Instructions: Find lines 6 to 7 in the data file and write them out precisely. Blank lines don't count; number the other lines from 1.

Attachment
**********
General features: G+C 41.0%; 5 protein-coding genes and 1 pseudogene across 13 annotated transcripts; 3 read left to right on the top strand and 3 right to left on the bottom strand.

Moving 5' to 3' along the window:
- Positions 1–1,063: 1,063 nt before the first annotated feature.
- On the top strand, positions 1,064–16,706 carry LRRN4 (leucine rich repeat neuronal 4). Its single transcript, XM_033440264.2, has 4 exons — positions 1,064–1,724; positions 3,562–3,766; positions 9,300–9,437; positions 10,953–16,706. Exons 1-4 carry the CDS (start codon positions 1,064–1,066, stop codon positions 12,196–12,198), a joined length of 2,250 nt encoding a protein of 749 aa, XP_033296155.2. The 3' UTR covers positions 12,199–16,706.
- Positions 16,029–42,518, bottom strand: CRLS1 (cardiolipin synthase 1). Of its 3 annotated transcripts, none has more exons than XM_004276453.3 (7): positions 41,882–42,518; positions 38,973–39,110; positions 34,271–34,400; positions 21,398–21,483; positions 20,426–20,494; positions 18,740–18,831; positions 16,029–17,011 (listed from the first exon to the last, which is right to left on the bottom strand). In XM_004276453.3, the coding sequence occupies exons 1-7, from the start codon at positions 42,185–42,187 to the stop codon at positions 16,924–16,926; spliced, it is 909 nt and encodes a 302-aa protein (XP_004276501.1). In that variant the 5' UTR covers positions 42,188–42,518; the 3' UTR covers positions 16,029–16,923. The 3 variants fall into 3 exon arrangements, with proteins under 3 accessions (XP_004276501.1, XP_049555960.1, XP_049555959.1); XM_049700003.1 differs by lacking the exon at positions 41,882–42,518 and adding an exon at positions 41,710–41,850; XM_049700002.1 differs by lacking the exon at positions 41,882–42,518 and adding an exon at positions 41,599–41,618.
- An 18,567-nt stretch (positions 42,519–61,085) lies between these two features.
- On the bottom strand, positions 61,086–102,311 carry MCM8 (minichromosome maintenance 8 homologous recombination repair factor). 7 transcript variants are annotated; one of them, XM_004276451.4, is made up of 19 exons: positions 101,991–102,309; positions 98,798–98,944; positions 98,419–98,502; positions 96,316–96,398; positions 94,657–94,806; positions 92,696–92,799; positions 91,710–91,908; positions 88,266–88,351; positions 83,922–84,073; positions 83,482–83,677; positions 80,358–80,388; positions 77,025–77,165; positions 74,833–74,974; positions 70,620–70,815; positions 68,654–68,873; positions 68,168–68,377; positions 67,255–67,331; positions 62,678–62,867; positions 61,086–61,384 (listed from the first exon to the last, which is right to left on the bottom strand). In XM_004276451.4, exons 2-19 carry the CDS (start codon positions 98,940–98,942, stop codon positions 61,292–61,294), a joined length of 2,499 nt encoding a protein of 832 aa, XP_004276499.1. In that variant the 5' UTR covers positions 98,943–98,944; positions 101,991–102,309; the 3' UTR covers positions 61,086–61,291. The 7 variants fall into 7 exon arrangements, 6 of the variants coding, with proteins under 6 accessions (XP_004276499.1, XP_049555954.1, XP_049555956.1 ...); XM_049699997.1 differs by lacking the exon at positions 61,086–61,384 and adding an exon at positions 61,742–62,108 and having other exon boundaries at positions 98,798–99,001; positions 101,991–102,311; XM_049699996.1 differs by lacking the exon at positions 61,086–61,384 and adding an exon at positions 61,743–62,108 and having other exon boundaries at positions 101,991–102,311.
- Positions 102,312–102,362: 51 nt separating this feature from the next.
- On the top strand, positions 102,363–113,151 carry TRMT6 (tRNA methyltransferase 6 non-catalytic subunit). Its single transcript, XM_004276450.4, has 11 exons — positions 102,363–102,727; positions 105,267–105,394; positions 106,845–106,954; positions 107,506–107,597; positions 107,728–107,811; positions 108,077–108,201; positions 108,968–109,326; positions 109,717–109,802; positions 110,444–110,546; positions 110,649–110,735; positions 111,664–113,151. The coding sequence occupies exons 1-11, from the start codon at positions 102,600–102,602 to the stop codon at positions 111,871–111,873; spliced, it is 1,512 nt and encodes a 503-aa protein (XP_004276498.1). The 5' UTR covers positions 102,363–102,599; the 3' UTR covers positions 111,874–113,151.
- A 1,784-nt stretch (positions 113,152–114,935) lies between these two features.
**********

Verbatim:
- An 18,567-nt stretch (positions 42,519–61,085) lies between these two features.
- On the bottom strand, positions 61,086–102,311 carry MCM8 (minichromosome maintenance 8 homologous recombination repair factor). 7 transcript variants are annotated; one of them, XM_004276451.4, is made up of 19 exons: positions 101,991–102,309; positions 98,798–98,944; positions 98,419–98,502; positions 96,316–96,398; positions 94,657–94,806; positions 92,696–92,799; positions 91,710–91,908; positions 88,266–88,351; positions 83,922–84,073; positions 83,482–83,677; positions 80,358–80,388; positions 77,025–77,165; positions 74,833–74,974; positions 70,620–70,815; positions 68,654–68,873; positions 68,168–68,377; positions 67,255–67,331; positions 62,678–62,867; positions 61,086–61,384 (listed from the first exon to the last, which is right to left on the bottom strand). In XM_004276451.4, exons 2-19 carry the CDS (start codon positions 98,940–98,942, stop codon positions 61,292–61,294), a joined length of 2,499 nt encoding a protein of 832 aa, XP_004276499.1. In that variant the 5' UTR covers positions 98,943–98,944; positions 101,991–102,309; the 3' UTR covers positions 61,086–61,291. The 7 variants fall into 7 exon arrangements, 6 of the variants coding, with proteins under 6 accessions (XP_004276499.1, XP_049555954.1, XP_049555956.1 ...); XM_049699997.1 differs by lacking the exon at positions 61,086–61,384 and adding an exon at positions 61,742–62,108 and having other exon boundaries at positions 98,798–99,001; positions 101,991–102,311; XM_049699996.1 differs by lacking the exon at positions 61,086–61,384 and adding an exon at positions 61,743–62,108 and having other exon boundaries at positions 101,991–102,311.